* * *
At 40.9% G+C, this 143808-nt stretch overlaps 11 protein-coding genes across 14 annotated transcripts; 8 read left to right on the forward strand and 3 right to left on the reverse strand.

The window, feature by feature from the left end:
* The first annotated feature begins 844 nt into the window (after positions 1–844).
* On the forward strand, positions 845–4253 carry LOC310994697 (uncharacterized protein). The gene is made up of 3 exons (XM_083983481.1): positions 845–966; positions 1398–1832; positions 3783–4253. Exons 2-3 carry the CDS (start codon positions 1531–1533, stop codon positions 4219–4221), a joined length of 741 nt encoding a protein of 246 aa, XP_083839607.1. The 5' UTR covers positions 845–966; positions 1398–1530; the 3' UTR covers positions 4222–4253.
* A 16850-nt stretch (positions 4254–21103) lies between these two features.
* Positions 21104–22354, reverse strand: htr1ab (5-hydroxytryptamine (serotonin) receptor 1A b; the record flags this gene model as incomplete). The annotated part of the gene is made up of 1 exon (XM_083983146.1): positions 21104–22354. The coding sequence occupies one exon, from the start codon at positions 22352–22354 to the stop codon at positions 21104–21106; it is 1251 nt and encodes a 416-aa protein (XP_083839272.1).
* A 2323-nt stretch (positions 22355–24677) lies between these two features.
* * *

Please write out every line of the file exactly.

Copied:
At 40.9% G+C, this 143808-nt stretch overlaps 11 protein-coding genes across 14 annotated transcripts; 8 read left to right on the forward strand and 3 right to left on the reverse strand.

The window, feature by feature from the left end:
* The first annotated feature begins 844 nt into the window (after positions 1–844).
* On the forward strand, positions 845–4253 carry LOC310994697 (uncharacterized protein). The gene is made up of 3 exons (XM_083983481.1): positions 845–966; positions 1398–1832; positions 3783–4253. Exons 2-3 carry the CDS (start codon positions 1531–1533, stop codon positions 4219–4221), a joined length of 741 nt encoding a protein of 246 aa, XP_083839607.1. The 5' UTR covers positions 845–966; positions 1398–1530; the 3' UTR covers positions 4222–4253.
* A 16850-nt stretch (positions 4254–21103) lies between these two features.
* Positions 21104–22354, reverse strand: htr1ab (5-hydroxytryptamine (serotonin) receptor 1A b; the record flags this gene model as incomplete). The annotated part of the gene is made up of 1 exon (XM_083983146.1): positions 21104–22354. The coding sequence occupies one exon, from the start codon at positions 22352–22354 to the stop codon at positions 21104–21106; it is 1251 nt and encodes a 416-aa protein (XP_083839272.1).
* A 2323-nt stretch (positions 22355–24677) lies between these two features.